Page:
Corporal Thomas “Cotton” Jones served as a marine for the United States military during World War II. Before he was killed by a Japanese sniper in the Central Pacific, he wrote a “last request” to whoever found his diary. He wanted it to be given to Laura Mae Davis, the girl he loved.

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Photo of the Day

The 47 suitcases seized by police in a private residence at Villeneuve at the Seine Assize Court during the trial of French mass murderer Dr Marcel Petiot. The cases contain clothes which were identified by relatives of some of his victims. (Photo by Keystone/Getty Images)

The 47 suitcases seized by police in a private residence at Villeneuve at the Seine Assize Court during the trial of French mass murderer Dr Marcel Petiot. The cases contain clothes which were identified by relatives of some of his victims. (Photo by Keystone/Getty Images)

Dangerous Lunatic

The Monster of Rue Le Sueur

Meet the French doctor who promised Jews safe passage from Nazis, only to rob and murder them

To all who knew him, he was the most devoted, benevolent doctor in Nazi-occupied Paris. Dr Marcel Petiot provided free care for the poor and risked his life helping persecuted Jews flee to safety.
Or so everyone thought – until locals in his affluent neighbourhood reported a foul stench from his home and thick black smoke pouring out of his chimney in March 1944.

Nazi-occupied Paris was a terrible place to be in the waning days of World War Two, with Jews, Resistance fighters and ordinary citizens all hoping to escape. Disappearances became so common they often weren’t followed up.

And one man used the lawlessness for his own terrible purposes, killing perhaps as many as 60 people.

Petiot’s criminal career stretched from his teenage years to his mid-life, and ran parallel to a successful military, political, and medical career. He was a real life Dr. Jekyll and Mr. Hyde.

The inherent grisliness of murder makes it hard — if not impossible — to describe any murderer as “better” or “worse” than another. Still, Marcel André Henri Félix Petiot was truly superlative in his horror, mainly because of the circumstances and motivations behind his acts: He promised safety and freedom to those leaving Nazi-occupied France, only to strip them of their possessions and lives.

Despite his infamy in France, many elsewhere have never heard his story. As with many serial killers, internal struggle marked much of Pétiot’s early life.

Born on January 17th, 1897, he was the son of a civil servant, and his uncle, Gaston Petiot, was a professor of philosophy at the College of Auxerre. From childhood he showed signs of violence, after he strangled a cat after plunging its legs in boiling water.

However, he showed great intelligence, at 5 years old he was reading like a 10-year-old child. He then was found distributing obscene images when he was eight. Interned at St. Anne for a psychiatric disorder, his mother died when he was 12, he was then subsequently sent to several schools for discipline, but exhibited severe behavioural problems in school and was expelled several times before completing his education.

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Photo of the Day

On April 19, 1919, Leslie Irvin, made the world’s first free fall parachute descent using a rip cord, rather than using a canister or tether line attached to the aircraft to pull open the parachute.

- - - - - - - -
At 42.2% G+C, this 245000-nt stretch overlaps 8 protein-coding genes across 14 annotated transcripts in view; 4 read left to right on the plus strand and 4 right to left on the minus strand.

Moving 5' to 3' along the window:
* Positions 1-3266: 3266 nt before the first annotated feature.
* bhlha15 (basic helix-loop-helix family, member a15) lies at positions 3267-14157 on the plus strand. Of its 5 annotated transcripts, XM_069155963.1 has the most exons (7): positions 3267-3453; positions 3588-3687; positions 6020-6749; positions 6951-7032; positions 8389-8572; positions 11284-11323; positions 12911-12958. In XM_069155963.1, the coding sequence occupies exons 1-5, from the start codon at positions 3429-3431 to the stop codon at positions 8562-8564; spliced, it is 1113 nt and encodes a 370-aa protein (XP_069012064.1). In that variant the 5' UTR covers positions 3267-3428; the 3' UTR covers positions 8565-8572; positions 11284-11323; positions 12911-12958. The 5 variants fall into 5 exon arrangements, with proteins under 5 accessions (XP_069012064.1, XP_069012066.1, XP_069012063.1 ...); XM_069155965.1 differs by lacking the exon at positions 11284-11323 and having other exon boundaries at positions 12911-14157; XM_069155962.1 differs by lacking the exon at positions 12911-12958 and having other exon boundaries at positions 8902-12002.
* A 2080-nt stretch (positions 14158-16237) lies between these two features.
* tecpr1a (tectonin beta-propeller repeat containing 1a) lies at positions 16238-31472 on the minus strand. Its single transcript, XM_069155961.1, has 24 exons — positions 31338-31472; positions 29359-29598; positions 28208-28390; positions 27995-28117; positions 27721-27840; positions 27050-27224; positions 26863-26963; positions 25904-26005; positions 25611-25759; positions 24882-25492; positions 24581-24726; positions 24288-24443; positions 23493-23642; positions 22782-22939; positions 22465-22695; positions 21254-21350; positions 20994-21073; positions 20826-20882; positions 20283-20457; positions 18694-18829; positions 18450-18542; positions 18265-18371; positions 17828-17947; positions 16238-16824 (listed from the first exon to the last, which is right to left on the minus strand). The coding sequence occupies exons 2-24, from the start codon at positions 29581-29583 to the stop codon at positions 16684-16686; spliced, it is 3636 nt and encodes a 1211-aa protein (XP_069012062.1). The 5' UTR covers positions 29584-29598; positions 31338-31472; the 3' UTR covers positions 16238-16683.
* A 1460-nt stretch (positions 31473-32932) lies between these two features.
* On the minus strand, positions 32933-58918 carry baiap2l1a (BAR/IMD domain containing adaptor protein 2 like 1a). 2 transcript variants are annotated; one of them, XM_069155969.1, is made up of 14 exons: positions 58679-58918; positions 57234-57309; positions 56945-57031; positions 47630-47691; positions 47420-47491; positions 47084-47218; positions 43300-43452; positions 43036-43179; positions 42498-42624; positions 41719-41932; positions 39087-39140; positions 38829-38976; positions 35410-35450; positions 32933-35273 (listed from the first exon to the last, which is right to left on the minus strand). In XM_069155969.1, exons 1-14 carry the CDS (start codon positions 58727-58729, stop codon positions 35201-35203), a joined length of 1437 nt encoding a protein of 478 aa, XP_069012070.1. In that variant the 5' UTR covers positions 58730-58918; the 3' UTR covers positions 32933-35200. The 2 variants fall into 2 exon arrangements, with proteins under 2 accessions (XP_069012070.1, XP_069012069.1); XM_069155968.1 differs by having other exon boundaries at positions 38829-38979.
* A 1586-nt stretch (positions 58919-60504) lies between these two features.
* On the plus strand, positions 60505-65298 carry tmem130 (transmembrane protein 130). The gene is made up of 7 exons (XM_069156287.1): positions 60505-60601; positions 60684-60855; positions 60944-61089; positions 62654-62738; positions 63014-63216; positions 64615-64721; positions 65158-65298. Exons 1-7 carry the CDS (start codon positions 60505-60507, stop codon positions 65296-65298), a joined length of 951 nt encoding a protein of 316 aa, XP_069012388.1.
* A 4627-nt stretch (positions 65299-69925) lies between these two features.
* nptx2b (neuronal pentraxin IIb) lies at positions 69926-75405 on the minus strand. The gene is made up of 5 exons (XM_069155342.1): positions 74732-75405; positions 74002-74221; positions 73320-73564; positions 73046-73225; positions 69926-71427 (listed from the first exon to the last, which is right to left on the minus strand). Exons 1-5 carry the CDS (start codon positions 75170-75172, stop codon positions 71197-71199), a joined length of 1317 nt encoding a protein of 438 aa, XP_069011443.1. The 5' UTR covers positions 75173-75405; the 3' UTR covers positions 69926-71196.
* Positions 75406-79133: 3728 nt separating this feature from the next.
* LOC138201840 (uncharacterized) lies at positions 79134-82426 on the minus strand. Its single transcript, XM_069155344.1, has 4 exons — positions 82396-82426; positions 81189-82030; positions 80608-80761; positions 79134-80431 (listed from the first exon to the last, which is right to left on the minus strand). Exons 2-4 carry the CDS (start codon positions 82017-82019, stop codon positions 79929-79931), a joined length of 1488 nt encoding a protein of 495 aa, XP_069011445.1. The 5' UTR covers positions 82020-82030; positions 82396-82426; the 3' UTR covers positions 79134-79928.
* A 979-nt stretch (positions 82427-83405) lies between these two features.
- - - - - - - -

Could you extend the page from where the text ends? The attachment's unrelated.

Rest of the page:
On April 19, 1919, Leslie Irvin, made the world’s first free fall parachute descent using a rip cord, rather than using a canister or tether line attached to the aircraft to pull open the parachute.

The Caterpillar Club

“Life depends on a silken thread”

” It remains a club without a charter, without membership fees, without meetings. Yet it is the most exclusive in aviation, for there is only one way to join. It is a way that appeals to few…….! “

The Caterpillar Club is an informal association of people who have successfully used a parachute to bail out of a disabled aircraft. After authentication by the parachute maker, applicants receive a membership certificate and a distinctive lapel pin. The nationality of the person saving their life by parachute and ownership of the aircraft are not factors in determining qualification for membership; anybody who has saved their life by using a parachute after bailing out of a disabled aircraft is eligible. The requirement that the aircraft is disabled naturally excludes parachuting enthusiasts in the normal course of a recreational jump, or those involved in military training jumps.

In 1922, Leslie Leroy Irvin founded the Caterpillar Club. Membership is only open to those whose life has been saved by an Irvin designed or manufactured parachute. The Caterpillar name was chosen for the pure silk from which parachutes (at that time) were made, and also because a caterpillar lowers itself to earth by the silken thread it spins. The Club slogan is “Life depends on a silken thread.” After acceptance into the Caterpillar Club, members receive a certificate of membership, and a Caterpillar pin with the member’s name and rank.

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Dennis and Joan Wheatley 1930's.

Dennis and Joan Wheatley 1930’s.

Dennis Wheatley : Churchill’s Storyteller

Few people are aware that Dennis Wheatley spent the Second World War as a member of Winston Churchill’s Joint Planning Staff, dedicating his talents to the formation of ideas and plausible scenarios to assist the war effort.

Before Ian Fleming there was Dennis Wheatley. A best-selling spy novelist at the outset of World War II, Wheatley became a master of deception for Great Britain, turning pulp fiction fantasies into real-life espionage. This is the amazing true story of one man who applied the plots of his own novels to the battlefield—and changed the course of history.